Swiss Chard is a green, leafy vegetable that can be used in a variety of different ways in the kitchen. It is very easy to grow and is a healthy addition into your diet by growing in your backyard or container vegetable garden.
Cauliflower isn’t something that we normally grow because it can be challenging, especially with our crazy Oklahoma weather conditions. If you’re up to the challenge, however, there’s nothing like home-grown cauliflower! Cabbage worms also love cauliflower, but they’re easy to manage.
Parsley is an easy-to-grow herb that will flourish in your garden and add a splash of beauty to your landscaping. Likewise in your cooking, it has plenty of vitamins to keep you healthy and will give your dishes plenty of flavor.
Collard greens are one of the rare leafy greens that can tolerate both hot and cold temperatures. Long after our kale, spinach, and lettuce have bolted to seed, the collard greens will still be going strong! They are also more pest-resistant than the other members of the brassicaceae family.
With all of the colors, shapes, and flavors of lettuce available, you can have a different salad every day of the week! Lettuce is adaptable to many different growing conditions but likes to stay in a cool 60 to 65 degrees. It will happily grow in the spring and fall, but you should plan to grow them in the shade during the hotter months to slow bolting.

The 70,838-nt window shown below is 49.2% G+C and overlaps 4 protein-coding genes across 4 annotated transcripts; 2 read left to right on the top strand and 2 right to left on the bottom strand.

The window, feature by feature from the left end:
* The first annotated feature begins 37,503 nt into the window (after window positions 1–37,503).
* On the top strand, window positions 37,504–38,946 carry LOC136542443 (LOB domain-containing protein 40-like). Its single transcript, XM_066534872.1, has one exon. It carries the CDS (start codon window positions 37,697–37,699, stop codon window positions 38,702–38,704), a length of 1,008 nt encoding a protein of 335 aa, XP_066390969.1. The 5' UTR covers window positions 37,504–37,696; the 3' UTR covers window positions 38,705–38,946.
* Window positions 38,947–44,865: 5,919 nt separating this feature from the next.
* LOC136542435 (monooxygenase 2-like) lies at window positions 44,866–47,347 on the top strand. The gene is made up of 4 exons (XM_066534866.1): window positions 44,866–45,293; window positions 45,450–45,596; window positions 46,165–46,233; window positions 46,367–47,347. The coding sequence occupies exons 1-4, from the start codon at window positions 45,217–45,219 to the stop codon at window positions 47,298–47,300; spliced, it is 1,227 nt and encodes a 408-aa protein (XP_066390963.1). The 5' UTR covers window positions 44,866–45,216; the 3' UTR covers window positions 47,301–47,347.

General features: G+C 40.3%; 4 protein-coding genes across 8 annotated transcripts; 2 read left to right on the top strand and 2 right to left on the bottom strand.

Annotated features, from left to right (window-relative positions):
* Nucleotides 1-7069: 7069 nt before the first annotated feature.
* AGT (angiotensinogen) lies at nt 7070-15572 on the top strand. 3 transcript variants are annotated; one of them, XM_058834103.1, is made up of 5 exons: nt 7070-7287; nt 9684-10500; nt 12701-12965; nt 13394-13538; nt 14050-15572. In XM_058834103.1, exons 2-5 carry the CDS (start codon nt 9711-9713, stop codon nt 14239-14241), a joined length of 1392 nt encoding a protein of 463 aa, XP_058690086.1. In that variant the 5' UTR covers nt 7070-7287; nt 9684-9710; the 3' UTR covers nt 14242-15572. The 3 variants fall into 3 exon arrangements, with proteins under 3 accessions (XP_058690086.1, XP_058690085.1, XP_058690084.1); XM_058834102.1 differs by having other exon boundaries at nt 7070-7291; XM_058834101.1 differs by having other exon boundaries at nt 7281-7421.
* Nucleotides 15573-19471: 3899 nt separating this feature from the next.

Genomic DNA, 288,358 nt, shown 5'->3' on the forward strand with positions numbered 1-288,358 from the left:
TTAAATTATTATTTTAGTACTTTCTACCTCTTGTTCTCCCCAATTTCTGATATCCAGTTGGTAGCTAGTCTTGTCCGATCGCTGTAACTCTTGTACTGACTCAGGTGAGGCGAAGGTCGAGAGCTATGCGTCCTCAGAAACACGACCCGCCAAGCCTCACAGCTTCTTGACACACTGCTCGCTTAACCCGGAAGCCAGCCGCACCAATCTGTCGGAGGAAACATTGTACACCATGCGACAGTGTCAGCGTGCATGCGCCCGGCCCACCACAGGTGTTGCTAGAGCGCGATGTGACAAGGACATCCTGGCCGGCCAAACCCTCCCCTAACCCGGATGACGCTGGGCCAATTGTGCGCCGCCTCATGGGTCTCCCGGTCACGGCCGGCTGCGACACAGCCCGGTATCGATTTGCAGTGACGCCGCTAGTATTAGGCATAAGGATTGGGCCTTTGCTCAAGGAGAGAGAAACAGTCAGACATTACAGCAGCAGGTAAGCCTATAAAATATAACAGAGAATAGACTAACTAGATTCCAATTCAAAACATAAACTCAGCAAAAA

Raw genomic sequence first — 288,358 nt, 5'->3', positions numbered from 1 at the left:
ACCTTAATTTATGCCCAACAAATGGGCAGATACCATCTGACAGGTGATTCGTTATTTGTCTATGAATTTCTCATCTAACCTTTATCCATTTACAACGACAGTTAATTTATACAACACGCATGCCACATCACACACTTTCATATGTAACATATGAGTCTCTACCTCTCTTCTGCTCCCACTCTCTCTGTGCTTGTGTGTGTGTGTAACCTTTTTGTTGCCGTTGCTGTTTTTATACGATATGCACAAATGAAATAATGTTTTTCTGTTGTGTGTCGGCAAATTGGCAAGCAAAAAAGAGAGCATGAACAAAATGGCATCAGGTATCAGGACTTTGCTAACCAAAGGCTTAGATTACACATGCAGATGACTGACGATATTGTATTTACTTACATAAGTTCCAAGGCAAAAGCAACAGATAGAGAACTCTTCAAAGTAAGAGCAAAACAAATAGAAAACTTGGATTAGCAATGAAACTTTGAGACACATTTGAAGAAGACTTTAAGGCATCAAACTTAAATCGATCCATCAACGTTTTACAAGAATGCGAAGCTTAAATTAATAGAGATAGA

Kale is one of the things we grow the most. Its leaves are very nutritious, containing high levels of vitamins A, B, C, and K and large amounts of fiber, potassium, and calcium. It is also one of the few plants that we can grow all winter long. We plant it in the fall, and it typically grows all the way until the following summer.
We love to grow beets because they’re full of vitamins, and the entire plant can be eaten. The greens from beets are great in salad mixes, and the roots are a sweet, earthy addition to a vegetable juice.
Broccoli is one of our favorite plants to grow in the spring and fall. Not only are the heads delicious, but the leaves add a wonderful dimension to stir fries and provide a lot of valuable nutrients. We like to plant broccoli densely directly by seed in the spring and fall then we thin them down as they grow until only the largest is left.
You won’t be able to truly appreciate peas until you’ve had fresh Sugar Snap peas from the vine. These peas are extremely prolific and typically give us more than we can handle in a season. Because of the versatility of peas in cooking, everyone should be able to find a way to enjoy this vegetable!
You can grow beans as snap beans, shell beans or dry beans. They are extremely easy to grow and will always be a staple on our garden. We plant new rounds of them every 3 weeks from spring until the end of summer. How to Grow: Bush beans can be planted as soon as the last spring frost has occurred until 10 weeks before first fall frost. In milder climates, bush beans can be planted